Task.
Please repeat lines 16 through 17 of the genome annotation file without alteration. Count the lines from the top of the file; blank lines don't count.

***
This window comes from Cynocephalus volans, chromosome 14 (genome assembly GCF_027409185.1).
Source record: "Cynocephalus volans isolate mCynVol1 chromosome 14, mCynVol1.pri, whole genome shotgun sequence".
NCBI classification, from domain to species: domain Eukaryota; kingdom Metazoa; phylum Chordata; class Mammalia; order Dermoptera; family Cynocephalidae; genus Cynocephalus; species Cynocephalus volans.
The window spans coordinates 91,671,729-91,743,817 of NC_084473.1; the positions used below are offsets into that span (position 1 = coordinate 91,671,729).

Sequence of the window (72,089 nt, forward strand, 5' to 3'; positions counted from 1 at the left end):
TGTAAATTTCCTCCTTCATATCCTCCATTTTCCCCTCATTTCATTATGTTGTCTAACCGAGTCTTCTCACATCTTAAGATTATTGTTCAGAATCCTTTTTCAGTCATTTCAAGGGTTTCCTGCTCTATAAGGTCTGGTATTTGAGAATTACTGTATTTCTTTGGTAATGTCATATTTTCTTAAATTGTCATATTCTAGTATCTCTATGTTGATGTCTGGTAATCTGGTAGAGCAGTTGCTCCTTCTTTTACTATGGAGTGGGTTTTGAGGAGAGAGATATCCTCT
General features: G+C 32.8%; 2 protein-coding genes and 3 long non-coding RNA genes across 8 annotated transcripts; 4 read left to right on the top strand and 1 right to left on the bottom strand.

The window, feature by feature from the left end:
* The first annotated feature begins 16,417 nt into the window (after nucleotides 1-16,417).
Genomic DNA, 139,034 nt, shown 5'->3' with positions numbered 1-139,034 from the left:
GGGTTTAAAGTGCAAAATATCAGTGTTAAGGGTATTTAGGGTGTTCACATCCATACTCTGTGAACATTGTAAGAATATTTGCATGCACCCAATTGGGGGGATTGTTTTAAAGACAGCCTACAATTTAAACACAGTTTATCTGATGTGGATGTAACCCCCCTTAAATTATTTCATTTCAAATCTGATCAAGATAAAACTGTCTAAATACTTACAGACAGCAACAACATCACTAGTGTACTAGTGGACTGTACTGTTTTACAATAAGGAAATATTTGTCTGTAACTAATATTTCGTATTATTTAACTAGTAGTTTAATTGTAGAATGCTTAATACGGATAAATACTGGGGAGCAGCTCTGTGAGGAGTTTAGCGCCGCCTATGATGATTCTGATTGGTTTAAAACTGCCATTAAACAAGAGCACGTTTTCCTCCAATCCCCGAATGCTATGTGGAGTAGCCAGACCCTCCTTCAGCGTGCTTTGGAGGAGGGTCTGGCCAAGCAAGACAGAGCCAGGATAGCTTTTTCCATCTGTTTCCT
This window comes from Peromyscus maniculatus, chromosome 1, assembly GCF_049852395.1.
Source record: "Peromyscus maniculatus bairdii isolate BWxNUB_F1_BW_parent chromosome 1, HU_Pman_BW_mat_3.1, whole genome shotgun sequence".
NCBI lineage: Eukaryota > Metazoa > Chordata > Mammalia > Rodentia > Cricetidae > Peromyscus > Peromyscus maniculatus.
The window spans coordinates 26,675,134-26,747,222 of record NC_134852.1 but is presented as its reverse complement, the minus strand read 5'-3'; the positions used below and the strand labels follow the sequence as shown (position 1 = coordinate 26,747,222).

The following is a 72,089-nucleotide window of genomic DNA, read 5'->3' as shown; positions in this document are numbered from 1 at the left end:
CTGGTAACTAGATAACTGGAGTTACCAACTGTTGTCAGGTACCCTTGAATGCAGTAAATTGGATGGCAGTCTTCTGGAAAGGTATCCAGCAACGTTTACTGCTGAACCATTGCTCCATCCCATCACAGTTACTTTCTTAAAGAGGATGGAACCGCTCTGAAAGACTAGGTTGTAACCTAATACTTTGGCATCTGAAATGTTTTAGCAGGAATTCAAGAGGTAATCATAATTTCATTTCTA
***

The following is a 72,089-nucleotide window of genomic DNA, read 5'->3' as shown; positions in this document are numbered from 1 at the left end:
CTGGTAACTAGATAACTGGAGTTACCAACTGTTGTCAGGTACCCTTGAATGCAGTAAATTGGATGGCAGTCTTCTGGAAAGGTATCCAGCAACGTTTACTGCTGAACCATTGCTCCATCCCATCACAGTTACTTTCTTAAAGAGGATGGAACCGCTCTGAAAGACTAGGTTGTAACCTAATACTTTGGCATCTGAAATGTTTTAGCAGGAATTCAAGAGGTAATCATAATTTCATTTCTA